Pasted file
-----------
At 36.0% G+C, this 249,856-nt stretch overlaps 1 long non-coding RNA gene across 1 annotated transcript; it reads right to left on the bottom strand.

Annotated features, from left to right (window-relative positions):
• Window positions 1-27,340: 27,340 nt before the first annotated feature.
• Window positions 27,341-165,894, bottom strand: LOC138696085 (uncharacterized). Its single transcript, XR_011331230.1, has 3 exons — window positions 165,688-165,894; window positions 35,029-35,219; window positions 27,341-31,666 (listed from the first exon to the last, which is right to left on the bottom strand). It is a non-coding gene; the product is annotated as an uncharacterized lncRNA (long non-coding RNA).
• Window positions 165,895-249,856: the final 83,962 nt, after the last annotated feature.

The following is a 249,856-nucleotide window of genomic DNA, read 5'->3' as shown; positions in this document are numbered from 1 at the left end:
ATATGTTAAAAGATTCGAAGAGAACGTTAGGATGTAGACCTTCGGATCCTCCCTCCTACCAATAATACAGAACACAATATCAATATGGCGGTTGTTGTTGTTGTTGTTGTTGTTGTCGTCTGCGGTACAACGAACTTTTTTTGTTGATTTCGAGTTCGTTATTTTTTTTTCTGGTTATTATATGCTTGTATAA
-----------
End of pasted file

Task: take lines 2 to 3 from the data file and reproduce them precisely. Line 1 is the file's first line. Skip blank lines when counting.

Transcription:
Annotated features, from left to right (window-relative positions):
• Window positions 1-27,340: 27,340 nt before the first annotated feature.